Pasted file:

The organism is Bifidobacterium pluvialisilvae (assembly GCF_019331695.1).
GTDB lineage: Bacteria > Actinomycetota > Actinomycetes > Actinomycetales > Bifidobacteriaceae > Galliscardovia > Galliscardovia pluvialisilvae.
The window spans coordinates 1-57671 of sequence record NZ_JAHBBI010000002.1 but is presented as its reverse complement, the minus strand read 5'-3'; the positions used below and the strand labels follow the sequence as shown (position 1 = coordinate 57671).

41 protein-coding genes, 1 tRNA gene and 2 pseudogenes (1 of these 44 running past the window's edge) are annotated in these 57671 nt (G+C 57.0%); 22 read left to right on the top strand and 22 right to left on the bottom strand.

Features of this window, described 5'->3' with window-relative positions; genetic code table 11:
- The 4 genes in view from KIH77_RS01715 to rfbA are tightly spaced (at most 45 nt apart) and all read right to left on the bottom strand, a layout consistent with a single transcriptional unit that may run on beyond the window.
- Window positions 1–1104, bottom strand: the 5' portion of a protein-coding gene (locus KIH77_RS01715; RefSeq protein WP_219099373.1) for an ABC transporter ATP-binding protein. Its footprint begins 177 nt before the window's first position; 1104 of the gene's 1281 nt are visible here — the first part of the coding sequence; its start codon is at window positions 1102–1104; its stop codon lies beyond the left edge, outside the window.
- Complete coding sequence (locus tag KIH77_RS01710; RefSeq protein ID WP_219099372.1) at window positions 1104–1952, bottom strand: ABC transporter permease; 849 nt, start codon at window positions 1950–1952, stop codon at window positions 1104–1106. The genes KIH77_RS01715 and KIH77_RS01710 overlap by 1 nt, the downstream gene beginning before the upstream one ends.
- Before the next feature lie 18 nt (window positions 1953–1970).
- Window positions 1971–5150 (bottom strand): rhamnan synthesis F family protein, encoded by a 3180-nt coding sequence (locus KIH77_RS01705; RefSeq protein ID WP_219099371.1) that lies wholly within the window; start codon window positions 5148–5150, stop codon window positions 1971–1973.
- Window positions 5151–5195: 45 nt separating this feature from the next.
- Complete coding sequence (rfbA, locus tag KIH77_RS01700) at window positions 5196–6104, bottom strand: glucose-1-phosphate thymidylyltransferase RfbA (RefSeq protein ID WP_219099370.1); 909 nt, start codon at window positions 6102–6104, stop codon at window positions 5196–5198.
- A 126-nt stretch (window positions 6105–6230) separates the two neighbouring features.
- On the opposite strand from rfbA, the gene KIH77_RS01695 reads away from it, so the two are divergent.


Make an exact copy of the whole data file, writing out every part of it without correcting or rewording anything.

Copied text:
The organism is Bifidobacterium pluvialisilvae (assembly GCF_019331695.1).
GTDB lineage: Bacteria > Actinomycetota > Actinomycetes > Actinomycetales > Bifidobacteriaceae > Galliscardovia > Galliscardovia pluvialisilvae.
The window spans coordinates 1-57671 of sequence record NZ_JAHBBI010000002.1 but is presented as its reverse complement, the minus strand read 5'-3'; the positions used below and the strand labels follow the sequence as shown (position 1 = coordinate 57671).

41 protein-coding genes, 1 tRNA gene and 2 pseudogenes (1 of these 44 running past the window's edge) are annotated in these 57671 nt (G+C 57.0%); 22 read left to right on the top strand and 22 right to left on the bottom strand.

Features of this window, described 5'->3' with window-relative positions; genetic code table 11:
- The 4 genes in view from KIH77_RS01715 to rfbA are tightly spaced (at most 45 nt apart) and all read right to left on the bottom strand, a layout consistent with a single transcriptional unit that may run on beyond the window.
- Window positions 1–1104, bottom strand: the 5' portion of a protein-coding gene (locus KIH77_RS01715; RefSeq protein WP_219099373.1) for an ABC transporter ATP-binding protein. Its footprint begins 177 nt before the window's first position; 1104 of the gene's 1281 nt are visible here — the first part of the coding sequence; its start codon is at window positions 1102–1104; its stop codon lies beyond the left edge, outside the window.
- Complete coding sequence (locus tag KIH77_RS01710; RefSeq protein ID WP_219099372.1) at window positions 1104–1952, bottom strand: ABC transporter permease; 849 nt, start codon at window positions 1950–1952, stop codon at window positions 1104–1106. The genes KIH77_RS01715 and KIH77_RS01710 overlap by 1 nt, the downstream gene beginning before the upstream one ends.
- Before the next feature lie 18 nt (window positions 1953–1970).
- Window positions 1971–5150 (bottom strand): rhamnan synthesis F family protein, encoded by a 3180-nt coding sequence (locus KIH77_RS01705; RefSeq protein ID WP_219099371.1) that lies wholly within the window; start codon window positions 5148–5150, stop codon window positions 1971–1973.
- Window positions 5151–5195: 45 nt separating this feature from the next.
- Complete coding sequence (rfbA, locus tag KIH77_RS01700) at window positions 5196–6104, bottom strand: glucose-1-phosphate thymidylyltransferase RfbA (RefSeq protein ID WP_219099370.1); 909 nt, start codon at window positions 6102–6104, stop codon at window positions 5196–5198.
- A 126-nt stretch (window positions 6105–6230) separates the two neighbouring features.
- On the opposite strand from rfbA, the gene KIH77_RS01695 reads away from it, so the two are divergent.